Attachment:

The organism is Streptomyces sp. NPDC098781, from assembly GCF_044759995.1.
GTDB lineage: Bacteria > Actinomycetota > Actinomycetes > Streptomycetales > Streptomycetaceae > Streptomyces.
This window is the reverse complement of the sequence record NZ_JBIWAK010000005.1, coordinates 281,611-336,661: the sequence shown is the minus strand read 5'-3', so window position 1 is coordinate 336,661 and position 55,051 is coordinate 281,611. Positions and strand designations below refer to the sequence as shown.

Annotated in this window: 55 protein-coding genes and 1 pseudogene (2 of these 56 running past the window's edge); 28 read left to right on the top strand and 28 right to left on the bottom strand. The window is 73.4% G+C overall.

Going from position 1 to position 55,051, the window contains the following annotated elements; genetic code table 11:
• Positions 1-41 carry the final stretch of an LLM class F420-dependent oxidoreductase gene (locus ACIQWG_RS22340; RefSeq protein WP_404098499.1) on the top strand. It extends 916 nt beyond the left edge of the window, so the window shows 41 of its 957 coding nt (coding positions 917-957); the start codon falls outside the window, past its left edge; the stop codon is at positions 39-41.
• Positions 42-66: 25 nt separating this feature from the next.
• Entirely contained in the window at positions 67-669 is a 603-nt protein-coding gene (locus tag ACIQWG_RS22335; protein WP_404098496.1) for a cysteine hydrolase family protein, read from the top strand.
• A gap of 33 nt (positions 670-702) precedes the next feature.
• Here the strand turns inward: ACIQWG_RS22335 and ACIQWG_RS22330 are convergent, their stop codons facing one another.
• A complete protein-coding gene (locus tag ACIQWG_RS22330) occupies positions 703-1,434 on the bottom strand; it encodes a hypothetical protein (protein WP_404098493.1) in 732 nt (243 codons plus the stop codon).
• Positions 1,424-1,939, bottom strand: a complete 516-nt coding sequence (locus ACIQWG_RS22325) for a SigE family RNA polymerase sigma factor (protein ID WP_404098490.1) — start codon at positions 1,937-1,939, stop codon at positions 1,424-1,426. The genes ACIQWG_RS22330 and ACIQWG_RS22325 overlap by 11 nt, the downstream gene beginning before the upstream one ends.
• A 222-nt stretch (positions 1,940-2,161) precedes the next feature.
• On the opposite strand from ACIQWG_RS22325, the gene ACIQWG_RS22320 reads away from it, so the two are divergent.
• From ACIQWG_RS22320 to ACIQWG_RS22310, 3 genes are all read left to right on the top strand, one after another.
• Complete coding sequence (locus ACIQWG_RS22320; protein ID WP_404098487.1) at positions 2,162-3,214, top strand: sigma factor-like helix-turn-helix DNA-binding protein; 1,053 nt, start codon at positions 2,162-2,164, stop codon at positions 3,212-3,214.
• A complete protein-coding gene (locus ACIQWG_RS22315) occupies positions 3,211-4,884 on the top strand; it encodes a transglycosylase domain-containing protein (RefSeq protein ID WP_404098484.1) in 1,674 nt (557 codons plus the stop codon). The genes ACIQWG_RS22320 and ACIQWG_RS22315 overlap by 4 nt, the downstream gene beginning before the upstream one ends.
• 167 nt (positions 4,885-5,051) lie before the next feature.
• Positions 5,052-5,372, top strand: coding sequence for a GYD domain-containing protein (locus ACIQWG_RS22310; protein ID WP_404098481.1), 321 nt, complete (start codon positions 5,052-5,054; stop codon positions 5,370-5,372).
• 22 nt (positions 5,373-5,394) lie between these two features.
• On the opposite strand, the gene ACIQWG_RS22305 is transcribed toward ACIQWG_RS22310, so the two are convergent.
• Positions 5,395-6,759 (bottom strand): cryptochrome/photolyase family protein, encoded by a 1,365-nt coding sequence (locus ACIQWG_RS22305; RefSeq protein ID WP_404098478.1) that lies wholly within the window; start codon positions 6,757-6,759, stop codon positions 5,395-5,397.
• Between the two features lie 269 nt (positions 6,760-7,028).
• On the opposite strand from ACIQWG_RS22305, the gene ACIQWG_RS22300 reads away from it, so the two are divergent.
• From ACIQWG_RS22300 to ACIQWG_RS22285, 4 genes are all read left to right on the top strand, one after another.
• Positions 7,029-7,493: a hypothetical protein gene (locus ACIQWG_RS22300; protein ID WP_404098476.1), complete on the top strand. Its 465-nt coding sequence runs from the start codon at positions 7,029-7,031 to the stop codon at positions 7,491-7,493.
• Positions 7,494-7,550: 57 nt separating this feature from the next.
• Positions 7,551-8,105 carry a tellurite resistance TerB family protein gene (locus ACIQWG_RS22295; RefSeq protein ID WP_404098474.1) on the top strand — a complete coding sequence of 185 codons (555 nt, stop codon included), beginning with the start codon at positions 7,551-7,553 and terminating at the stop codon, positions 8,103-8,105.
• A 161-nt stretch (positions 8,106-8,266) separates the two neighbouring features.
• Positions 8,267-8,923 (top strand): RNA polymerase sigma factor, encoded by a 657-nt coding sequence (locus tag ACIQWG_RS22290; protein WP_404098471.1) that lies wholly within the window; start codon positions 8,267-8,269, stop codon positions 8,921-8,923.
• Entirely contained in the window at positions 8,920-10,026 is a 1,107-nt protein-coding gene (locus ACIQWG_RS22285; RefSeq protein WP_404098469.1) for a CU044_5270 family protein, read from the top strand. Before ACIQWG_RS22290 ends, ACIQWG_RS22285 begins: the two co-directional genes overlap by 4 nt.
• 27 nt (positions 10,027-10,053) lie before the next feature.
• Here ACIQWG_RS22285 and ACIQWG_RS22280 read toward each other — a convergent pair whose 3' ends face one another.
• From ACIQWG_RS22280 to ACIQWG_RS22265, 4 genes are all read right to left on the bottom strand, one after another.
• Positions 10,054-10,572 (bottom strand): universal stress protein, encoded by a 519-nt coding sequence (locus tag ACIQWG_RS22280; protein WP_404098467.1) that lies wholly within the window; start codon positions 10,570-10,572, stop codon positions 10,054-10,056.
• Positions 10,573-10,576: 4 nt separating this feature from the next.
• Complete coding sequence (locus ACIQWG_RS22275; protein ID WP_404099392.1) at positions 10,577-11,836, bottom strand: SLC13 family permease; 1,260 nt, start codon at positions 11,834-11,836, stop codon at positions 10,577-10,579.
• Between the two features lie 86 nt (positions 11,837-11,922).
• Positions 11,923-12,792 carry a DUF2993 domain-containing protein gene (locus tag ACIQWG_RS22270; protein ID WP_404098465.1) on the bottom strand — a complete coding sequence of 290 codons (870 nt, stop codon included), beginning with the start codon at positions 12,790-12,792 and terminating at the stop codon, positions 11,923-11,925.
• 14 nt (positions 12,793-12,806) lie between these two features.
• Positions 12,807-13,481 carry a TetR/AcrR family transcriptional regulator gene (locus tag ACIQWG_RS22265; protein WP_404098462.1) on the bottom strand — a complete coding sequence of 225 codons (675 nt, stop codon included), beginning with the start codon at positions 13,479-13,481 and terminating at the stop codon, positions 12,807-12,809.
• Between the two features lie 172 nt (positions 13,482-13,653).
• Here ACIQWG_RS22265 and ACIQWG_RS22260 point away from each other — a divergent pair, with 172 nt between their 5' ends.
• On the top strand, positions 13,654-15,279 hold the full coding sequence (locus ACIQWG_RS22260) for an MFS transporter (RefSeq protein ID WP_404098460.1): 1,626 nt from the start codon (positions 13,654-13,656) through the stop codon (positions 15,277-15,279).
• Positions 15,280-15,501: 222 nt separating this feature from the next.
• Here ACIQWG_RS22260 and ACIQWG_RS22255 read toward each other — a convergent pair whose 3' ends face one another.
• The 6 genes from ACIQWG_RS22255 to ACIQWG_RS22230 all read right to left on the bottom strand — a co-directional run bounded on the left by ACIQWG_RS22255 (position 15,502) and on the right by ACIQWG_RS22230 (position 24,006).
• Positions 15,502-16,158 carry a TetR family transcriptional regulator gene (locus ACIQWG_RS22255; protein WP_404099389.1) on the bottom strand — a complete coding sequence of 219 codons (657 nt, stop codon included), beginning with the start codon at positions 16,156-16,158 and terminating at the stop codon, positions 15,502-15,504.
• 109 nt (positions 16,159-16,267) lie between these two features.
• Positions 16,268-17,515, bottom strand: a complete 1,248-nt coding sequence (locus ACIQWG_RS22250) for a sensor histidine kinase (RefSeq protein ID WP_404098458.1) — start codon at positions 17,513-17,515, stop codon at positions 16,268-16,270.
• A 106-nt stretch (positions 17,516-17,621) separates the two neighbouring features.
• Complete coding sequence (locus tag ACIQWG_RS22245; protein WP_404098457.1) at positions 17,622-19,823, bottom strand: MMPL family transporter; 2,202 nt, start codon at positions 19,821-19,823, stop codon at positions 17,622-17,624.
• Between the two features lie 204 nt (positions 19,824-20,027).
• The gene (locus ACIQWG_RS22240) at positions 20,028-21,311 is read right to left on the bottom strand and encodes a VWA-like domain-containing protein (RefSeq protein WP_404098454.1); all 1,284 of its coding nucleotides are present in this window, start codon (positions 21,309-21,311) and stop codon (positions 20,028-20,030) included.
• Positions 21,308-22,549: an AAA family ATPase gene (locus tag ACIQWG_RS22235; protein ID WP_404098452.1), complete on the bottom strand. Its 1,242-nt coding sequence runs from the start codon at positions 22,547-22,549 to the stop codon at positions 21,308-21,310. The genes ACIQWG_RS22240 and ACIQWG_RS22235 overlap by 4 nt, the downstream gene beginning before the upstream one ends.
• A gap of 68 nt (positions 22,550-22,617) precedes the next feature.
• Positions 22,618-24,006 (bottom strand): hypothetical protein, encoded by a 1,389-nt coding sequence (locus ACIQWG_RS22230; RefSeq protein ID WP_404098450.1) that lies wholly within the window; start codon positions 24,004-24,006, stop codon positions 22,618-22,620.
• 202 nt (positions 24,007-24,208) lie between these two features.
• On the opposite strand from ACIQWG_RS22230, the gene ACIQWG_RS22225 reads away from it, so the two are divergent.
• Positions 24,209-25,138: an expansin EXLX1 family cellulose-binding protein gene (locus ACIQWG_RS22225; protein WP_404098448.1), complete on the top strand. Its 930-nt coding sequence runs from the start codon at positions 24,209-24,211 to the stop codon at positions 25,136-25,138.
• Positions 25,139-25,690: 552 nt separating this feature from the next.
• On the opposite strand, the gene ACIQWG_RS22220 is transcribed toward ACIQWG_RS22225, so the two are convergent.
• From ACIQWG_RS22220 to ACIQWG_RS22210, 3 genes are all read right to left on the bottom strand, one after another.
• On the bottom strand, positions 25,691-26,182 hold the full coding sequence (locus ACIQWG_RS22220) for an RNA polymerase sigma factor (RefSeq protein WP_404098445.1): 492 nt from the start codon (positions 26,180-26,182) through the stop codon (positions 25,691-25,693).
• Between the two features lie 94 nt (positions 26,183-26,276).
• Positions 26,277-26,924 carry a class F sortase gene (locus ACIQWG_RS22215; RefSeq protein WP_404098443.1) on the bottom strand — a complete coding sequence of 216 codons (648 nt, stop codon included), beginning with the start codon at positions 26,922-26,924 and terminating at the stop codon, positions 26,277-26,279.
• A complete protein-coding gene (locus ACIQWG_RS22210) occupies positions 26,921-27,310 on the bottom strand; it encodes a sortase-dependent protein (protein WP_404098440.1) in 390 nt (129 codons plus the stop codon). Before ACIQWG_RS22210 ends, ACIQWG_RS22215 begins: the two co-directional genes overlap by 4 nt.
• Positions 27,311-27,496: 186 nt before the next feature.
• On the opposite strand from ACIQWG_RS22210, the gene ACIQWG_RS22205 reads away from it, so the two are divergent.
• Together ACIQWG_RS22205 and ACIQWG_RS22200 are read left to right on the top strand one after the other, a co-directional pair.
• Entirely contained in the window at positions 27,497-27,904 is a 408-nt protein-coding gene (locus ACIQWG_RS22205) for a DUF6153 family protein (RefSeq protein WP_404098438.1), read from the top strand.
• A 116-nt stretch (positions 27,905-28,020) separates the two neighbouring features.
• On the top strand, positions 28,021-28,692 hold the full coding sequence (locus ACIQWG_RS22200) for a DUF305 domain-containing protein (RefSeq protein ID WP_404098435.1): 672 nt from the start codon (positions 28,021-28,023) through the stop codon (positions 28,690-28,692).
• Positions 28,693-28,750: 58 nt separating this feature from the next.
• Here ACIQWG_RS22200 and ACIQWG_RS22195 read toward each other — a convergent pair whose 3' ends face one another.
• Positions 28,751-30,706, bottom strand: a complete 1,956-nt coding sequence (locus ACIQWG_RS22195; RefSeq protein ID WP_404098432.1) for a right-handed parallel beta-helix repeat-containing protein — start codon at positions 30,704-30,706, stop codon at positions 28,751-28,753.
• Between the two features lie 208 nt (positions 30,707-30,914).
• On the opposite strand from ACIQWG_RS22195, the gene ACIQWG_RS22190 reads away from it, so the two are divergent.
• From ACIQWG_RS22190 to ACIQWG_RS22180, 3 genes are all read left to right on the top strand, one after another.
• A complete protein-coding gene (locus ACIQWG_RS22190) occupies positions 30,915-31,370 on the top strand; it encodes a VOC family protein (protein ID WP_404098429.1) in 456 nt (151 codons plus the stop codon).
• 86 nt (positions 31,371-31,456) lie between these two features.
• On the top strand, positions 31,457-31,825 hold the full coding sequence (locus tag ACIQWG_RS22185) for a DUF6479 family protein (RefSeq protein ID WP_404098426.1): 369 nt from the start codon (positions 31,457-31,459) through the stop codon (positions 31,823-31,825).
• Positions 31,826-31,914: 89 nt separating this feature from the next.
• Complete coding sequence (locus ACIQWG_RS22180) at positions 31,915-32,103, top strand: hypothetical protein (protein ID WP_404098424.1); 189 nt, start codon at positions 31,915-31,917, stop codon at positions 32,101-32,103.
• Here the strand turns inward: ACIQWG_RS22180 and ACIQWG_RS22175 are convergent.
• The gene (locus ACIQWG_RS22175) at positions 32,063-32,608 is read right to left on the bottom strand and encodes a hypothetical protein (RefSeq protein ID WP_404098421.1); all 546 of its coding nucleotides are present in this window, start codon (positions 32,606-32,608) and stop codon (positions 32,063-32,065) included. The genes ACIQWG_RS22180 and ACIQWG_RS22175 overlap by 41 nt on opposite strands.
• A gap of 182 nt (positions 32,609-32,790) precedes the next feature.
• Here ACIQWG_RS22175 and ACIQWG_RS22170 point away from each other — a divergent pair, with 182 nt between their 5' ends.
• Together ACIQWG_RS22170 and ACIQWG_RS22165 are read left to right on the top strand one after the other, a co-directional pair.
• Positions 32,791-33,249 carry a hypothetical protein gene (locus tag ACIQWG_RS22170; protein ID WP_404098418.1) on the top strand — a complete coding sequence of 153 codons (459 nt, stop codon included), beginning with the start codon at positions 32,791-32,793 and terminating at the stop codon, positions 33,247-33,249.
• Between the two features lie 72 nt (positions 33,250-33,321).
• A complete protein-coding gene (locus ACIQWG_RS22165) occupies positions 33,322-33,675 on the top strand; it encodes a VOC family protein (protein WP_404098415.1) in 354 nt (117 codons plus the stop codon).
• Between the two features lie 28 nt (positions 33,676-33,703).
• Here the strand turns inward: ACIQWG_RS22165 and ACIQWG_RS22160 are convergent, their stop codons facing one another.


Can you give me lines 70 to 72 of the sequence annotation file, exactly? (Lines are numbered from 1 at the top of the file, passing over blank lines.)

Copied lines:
• Together ACIQWG_RS22205 and ACIQWG_RS22200 are read left to right on the top strand one after the other, a co-directional pair.
• Entirely contained in the window at positions 27,497-27,904 is a 408-nt protein-coding gene (locus ACIQWG_RS22205) for a DUF6153 family protein (RefSeq protein WP_404098438.1), read from the top strand.
• A 116-nt stretch (positions 27,905-28,020) separates the two neighbouring features.